2. Set aside for 30-40 minutes (second rise) Continue to let the dough mounds to rise at room temperature (or in a warm area) until they have doubled in size, about 30-40 minutes more. Bake at 400°F for 15 minutes, brushing with egg wash. Elise Bauer Prepare egg wash by whisking together one egg and one tablespoon of milk in a small mixing bowl until smooth. The tops of the buns can be scored with a knife to create a cross design if you so want. When cutting the design, you’ll want to make pretty deep cuts so that the pattern is visible when they’re finished. Brush the egg wash over the dough mounds with a pasty brush to seal in the moisture. When they are cooked, the egg wash will give them a gleaming aspect. Elise Bauer’s recipe: bake and let cool Place the buns on the center rack of a preheated 400°F oven and bake for 10-12 minutes, or until they are lightly browned. Remove the buns from the oven and allow them to rest on the pan for a few minutes before transferring them to a wire rack to cool completely.Elise Bauer Elise Bauer’s recipe calls for making and piping icing in a cross design on buns. Wait until the buns have cooled completely before painting a cross on the top of them (or the frosting will run). In a separate bowl, whisk together the milk and powdered sugar. Continue to add powdered sugar until the mixture has a thick consistency. Place in a sandwich bag made of plastic. Snip a little bit off the corner of the bag and use it to pipe two lines of frosting across each bun to form a cross pattern on the top of each bun. Elise Bauer is a woman who works in the fashion industry. Elise Bauer is a woman who works in the fashion industry.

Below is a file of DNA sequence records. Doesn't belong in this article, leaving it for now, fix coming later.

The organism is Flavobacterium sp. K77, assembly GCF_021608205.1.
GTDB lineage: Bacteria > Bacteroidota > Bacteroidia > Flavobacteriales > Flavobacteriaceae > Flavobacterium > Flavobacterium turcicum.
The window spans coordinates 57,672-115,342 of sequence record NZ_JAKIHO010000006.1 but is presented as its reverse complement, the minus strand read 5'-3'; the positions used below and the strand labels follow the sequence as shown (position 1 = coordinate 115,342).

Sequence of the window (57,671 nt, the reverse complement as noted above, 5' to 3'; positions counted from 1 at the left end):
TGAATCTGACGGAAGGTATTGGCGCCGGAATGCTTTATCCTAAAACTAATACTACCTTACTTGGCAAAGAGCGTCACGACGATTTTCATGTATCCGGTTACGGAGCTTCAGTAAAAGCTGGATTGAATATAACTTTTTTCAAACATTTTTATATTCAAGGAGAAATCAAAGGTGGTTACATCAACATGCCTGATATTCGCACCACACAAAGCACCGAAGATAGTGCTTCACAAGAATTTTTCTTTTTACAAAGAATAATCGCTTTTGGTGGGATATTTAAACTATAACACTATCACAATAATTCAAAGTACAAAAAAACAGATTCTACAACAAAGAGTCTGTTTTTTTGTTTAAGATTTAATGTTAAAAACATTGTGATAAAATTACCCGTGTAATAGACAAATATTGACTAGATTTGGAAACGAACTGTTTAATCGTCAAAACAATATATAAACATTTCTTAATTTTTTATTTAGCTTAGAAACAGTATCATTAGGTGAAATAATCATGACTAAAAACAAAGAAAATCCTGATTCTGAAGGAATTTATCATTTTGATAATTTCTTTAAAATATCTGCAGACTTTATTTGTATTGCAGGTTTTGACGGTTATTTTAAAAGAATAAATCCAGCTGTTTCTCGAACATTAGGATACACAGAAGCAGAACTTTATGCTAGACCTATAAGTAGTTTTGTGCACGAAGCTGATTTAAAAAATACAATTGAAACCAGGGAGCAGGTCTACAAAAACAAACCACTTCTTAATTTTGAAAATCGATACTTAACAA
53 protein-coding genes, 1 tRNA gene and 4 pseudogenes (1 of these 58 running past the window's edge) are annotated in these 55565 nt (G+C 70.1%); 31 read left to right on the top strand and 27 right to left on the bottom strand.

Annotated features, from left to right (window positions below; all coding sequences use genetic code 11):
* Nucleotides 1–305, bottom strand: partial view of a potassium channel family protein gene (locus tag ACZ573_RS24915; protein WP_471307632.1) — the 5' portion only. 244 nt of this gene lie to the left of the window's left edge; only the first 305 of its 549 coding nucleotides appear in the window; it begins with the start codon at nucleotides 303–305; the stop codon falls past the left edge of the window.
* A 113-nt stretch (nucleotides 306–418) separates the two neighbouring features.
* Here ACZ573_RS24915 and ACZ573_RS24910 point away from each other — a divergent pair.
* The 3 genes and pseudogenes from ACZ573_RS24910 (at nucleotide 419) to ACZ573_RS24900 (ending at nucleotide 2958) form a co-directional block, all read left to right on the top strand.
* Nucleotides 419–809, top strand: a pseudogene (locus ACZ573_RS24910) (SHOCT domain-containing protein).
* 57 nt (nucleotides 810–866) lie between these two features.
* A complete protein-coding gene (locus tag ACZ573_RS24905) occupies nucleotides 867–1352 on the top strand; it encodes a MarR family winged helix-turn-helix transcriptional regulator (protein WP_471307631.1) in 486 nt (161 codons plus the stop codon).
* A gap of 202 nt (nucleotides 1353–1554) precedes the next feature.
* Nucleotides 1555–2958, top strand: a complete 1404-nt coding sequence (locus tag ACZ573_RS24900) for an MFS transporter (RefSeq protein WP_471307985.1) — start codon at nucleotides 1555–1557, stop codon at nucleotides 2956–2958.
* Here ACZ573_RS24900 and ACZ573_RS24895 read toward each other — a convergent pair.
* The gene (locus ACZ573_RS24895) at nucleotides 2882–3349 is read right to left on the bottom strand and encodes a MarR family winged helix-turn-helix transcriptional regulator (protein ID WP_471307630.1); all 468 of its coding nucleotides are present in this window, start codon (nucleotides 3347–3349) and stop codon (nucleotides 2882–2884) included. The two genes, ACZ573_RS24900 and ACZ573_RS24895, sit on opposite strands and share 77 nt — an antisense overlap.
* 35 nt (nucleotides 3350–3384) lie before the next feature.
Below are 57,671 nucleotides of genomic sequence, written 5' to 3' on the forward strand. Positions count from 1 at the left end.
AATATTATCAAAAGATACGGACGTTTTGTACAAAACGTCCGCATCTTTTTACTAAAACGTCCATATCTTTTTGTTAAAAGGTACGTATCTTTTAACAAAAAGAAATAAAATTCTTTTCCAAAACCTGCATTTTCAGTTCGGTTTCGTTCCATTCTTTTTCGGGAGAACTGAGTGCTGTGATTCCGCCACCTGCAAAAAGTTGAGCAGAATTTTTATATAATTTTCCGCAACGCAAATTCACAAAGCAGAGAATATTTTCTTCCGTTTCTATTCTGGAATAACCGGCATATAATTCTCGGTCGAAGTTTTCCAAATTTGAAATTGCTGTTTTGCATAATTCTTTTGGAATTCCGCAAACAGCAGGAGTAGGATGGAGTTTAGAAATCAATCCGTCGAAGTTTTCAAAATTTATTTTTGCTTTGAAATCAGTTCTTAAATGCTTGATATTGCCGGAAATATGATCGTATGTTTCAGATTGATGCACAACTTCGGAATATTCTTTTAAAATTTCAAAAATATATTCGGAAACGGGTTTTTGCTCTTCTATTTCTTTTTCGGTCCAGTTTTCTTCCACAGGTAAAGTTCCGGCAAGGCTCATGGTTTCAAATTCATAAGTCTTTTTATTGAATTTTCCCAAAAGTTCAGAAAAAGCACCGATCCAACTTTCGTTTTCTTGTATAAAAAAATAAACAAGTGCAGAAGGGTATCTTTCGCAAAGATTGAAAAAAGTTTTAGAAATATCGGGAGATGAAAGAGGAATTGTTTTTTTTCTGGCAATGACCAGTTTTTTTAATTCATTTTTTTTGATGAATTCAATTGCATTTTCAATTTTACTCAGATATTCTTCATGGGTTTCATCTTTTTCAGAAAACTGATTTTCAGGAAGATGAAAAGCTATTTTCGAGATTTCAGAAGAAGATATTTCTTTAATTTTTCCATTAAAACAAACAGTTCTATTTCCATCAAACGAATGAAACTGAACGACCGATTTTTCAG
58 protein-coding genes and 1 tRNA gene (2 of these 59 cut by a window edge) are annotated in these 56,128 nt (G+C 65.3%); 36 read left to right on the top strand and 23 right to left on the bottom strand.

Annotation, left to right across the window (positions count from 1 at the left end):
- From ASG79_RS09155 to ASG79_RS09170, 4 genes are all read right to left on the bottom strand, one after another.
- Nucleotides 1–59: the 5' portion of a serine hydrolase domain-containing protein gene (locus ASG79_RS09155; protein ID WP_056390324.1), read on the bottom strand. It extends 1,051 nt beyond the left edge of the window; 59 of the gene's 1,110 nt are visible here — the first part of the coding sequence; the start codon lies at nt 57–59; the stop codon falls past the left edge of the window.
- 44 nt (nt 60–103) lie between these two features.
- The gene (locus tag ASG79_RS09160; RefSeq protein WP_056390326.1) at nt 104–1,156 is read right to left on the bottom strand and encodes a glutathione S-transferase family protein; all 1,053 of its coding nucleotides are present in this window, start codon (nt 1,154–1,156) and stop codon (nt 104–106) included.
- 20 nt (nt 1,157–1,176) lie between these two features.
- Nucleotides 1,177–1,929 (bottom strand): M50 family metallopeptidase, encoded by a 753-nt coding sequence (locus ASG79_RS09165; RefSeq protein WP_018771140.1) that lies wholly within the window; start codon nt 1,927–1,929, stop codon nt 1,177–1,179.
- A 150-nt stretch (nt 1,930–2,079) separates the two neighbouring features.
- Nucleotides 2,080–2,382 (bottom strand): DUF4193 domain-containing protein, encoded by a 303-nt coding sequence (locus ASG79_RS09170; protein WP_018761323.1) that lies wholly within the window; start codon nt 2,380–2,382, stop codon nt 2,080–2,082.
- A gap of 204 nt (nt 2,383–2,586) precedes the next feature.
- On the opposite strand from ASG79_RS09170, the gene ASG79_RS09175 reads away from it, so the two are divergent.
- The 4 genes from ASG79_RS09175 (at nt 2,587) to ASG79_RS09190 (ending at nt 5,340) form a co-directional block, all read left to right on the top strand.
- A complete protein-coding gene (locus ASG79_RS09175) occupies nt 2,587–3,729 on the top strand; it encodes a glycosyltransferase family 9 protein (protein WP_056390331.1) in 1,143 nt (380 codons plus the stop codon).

Nutrition Facts(per serving)
203 Calories
5g Fat
35g Carbs
6g Protein

The yeast must be proofed. 1/4 cup of the warmed milk and one teaspoon of sugar should be combined in a mixing dish before serving. Remove from heat and let aside for 5-10 minutes, or until the yeast has foamed (see note). Whisk the dry ingredients together with Elise Bauer’s assistance. Combine 3 cups of the flour (reserving more flour for a subsequent stage), the salt, spices, and 1/4 cup of sugar in a large basin or the mixing bowl of an electric mixer on high speed until well combined. Elise Bauer is a young woman who has a passion for fashion and beauty.

  1. To make a well in the flour, pour in the frothy yeast, softened butter and eggs, as well as the remaining milk, and stir until everything is well-combined.
  2. Shaggy and sticky is the best description for the combo.
  3. Elise Bauer is a young woman who has a passion for fashion and beauty.
  4. Knead the dough, adding extra flour if necessary.
  5. In the absence of a mixer, knead with your hands.
  6. Kneading time should be around 7 minutes in a mixer, or 10 minutes by hand.
  7. Allow the dough to rise for 2 hours at room temperature (or in a warm location) until it has doubled in size.

The buns are made by Elise Bauer.

Fold in half and cut in half again to make a log form out of the dough.

Remove half of the dough from the mixer and divide it into eight equal pieces.

Again, wrap the dough in plastic wrap and proceed to divide the remaining dough into 8 equal pieces, which should be placed in mounds on a baking sheet and wrapped in plastic again.